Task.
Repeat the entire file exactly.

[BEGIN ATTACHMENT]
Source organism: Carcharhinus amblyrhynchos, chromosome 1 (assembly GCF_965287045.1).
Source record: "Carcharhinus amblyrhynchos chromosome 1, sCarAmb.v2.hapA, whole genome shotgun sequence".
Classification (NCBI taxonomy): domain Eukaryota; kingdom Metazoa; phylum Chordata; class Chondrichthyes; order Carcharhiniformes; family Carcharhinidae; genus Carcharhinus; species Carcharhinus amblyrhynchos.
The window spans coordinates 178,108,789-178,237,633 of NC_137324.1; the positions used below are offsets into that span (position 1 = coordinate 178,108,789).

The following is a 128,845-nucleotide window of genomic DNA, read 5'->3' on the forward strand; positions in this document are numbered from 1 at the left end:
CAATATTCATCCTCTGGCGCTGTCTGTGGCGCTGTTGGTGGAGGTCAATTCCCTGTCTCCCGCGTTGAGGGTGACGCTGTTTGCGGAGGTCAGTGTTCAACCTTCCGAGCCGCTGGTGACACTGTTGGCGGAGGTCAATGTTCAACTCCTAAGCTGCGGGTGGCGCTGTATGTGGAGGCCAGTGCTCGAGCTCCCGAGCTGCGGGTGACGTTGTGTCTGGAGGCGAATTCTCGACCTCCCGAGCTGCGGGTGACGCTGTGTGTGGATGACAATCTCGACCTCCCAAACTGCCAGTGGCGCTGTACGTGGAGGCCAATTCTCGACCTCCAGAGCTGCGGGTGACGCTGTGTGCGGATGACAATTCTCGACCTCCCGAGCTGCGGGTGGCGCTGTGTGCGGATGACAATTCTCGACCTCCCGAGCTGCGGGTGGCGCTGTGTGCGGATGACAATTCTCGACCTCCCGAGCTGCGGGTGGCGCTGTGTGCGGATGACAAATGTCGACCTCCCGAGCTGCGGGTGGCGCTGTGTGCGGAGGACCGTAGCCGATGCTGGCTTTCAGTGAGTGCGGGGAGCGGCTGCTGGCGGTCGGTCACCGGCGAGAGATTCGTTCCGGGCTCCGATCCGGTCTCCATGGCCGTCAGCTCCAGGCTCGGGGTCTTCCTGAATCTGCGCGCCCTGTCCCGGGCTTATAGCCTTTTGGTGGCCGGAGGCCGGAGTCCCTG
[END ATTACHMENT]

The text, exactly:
Source organism: Carcharhinus amblyrhynchos, chromosome 1 (assembly GCF_965287045.1).
Source record: "Carcharhinus amblyrhynchos chromosome 1, sCarAmb.v2.hapA, whole genome shotgun sequence".
Classification (NCBI taxonomy): domain Eukaryota; kingdom Metazoa; phylum Chordata; class Chondrichthyes; order Carcharhiniformes; family Carcharhinidae; genus Carcharhinus; species Carcharhinus amblyrhynchos.
The window spans coordinates 178,108,789-178,237,633 of NC_137324.1; the positions used below are offsets into that span (position 1 = coordinate 178,108,789).

The following is a 128,845-nucleotide window of genomic DNA, read 5'->3' on the forward strand; positions in this document are numbered from 1 at the left end:
CAATATTCATCCTCTGGCGCTGTCTGTGGCGCTGTTGGTGGAGGTCAATTCCCTGTCTCCCGCGTTGAGGGTGACGCTGTTTGCGGAGGTCAGTGTTCAACCTTCCGAGCCGCTGGTGACACTGTTGGCGGAGGTCAATGTTCAACTCCTAAGCTGCGGGTGGCGCTGTATGTGGAGGCCAGTGCTCGAGCTCCCGAGCTGCGGGTGACGTTGTGTCTGGAGGCGAATTCTCGACCTCCCGAGCTGCGGGTGACGCTGTGTGTGGATGACAATCTCGACCTCCCAAACTGCCAGTGGCGCTGTACGTGGAGGCCAATTCTCGACCTCCAGAGCTGCGGGTGACGCTGTGTGCGGATGACAATTCTCGACCTCCCGAGCTGCGGGTGGCGCTGTGTGCGGATGACAATTCTCGACCTCCCGAGCTGCGGGTGGCGCTGTGTGCGGATGACAATTCTCGACCTCCCGAGCTGCGGGTGGCGCTGTGTGCGGATGACAAATGTCGACCTCCCGAGCTGCGGGTGGCGCTGTGTGCGGAGGACCGTAGCCGATGCTGGCTTTCAGTGAGTGCGGGGAGCGGCTGCTGGCGGTCGGTCACCGGCGAGAGATTCGTTCCGGGCTCCGATCCGGTCTCCATGGCCGTCAGCTCCAGGCTCGGGGTCTTCCTGAATCTGCGCGCCCTGTCCCGGGCTTATAGCCTTTTGGTGGCCGGAGGCCGGAGTCCCTG